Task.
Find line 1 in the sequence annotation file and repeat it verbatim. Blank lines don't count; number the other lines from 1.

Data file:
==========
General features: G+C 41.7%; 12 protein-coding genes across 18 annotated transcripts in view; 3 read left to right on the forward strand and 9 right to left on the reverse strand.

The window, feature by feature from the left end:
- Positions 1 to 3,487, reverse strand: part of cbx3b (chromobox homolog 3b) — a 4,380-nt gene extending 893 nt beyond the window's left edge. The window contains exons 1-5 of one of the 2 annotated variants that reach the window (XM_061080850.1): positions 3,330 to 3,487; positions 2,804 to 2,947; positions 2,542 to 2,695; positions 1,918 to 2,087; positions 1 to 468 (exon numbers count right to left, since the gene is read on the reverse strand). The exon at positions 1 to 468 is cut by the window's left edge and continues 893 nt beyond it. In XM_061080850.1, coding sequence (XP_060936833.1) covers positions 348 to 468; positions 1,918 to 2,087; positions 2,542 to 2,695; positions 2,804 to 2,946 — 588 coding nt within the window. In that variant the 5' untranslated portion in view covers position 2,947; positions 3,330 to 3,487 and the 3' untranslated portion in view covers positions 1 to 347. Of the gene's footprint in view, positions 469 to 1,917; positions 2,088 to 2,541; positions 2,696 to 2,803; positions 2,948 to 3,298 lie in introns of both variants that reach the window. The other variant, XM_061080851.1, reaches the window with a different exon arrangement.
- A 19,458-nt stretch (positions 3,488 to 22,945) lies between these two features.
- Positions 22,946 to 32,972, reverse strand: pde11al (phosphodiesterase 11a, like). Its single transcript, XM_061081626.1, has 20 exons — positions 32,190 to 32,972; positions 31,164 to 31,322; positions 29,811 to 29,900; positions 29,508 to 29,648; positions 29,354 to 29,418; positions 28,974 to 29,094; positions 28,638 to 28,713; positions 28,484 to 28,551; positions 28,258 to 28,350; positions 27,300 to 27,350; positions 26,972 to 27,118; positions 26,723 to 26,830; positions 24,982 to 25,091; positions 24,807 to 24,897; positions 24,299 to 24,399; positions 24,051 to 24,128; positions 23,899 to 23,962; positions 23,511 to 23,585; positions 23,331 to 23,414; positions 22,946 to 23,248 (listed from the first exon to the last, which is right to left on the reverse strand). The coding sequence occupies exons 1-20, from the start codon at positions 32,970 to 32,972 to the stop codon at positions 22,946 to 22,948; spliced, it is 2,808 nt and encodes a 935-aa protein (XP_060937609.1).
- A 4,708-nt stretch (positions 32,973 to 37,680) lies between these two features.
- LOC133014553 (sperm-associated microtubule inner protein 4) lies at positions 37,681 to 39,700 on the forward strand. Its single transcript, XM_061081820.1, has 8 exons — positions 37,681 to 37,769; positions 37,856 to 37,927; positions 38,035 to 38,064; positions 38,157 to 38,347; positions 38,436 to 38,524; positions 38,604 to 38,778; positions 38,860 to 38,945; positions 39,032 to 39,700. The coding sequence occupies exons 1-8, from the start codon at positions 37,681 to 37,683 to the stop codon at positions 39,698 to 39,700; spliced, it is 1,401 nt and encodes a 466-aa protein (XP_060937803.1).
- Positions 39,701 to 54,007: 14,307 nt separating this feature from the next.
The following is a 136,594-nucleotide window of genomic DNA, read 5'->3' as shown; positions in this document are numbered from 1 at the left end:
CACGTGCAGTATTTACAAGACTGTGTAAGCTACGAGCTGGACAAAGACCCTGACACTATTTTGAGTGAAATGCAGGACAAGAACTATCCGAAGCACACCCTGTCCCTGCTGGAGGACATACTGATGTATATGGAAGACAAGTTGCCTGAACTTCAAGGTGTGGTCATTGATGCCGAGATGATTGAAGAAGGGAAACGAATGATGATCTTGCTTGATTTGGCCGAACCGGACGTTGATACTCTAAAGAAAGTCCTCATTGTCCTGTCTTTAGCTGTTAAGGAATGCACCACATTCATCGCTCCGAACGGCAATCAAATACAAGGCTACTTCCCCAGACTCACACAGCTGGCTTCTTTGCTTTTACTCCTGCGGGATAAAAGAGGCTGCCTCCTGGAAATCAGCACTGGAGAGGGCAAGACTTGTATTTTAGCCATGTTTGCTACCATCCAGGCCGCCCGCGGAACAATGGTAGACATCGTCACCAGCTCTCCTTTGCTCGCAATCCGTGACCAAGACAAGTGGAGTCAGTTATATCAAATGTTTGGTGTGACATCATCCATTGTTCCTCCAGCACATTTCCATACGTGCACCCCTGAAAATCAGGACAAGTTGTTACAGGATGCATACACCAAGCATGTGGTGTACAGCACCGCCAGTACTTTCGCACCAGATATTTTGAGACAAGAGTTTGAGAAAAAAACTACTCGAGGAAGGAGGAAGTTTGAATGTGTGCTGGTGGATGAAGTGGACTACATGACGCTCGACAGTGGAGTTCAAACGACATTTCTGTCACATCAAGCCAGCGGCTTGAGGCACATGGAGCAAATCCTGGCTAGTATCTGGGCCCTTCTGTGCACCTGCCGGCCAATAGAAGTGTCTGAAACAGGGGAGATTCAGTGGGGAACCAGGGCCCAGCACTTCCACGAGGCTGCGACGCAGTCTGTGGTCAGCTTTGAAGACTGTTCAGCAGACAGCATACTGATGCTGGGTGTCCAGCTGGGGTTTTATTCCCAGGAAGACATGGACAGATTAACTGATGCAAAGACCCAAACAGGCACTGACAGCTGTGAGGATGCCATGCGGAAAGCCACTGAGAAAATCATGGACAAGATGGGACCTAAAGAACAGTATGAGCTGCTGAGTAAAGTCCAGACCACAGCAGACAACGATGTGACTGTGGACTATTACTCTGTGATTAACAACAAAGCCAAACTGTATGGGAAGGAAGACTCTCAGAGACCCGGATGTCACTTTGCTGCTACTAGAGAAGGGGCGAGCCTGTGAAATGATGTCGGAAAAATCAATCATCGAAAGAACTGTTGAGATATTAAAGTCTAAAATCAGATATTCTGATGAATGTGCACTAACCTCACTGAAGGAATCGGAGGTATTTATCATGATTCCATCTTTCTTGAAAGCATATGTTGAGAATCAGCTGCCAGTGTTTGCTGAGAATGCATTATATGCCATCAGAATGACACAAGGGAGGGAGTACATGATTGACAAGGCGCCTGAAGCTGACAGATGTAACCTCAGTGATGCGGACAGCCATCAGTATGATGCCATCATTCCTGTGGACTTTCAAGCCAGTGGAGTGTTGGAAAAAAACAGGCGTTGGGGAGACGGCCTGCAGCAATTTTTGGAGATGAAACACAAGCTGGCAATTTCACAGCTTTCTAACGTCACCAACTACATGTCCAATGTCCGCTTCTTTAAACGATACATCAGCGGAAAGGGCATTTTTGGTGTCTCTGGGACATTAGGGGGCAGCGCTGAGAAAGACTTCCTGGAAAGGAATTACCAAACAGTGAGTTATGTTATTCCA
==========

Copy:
General features: G+C 41.7%; 12 protein-coding genes across 18 annotated transcripts in view; 3 read left to right on the forward strand and 9 right to left on the reverse strand.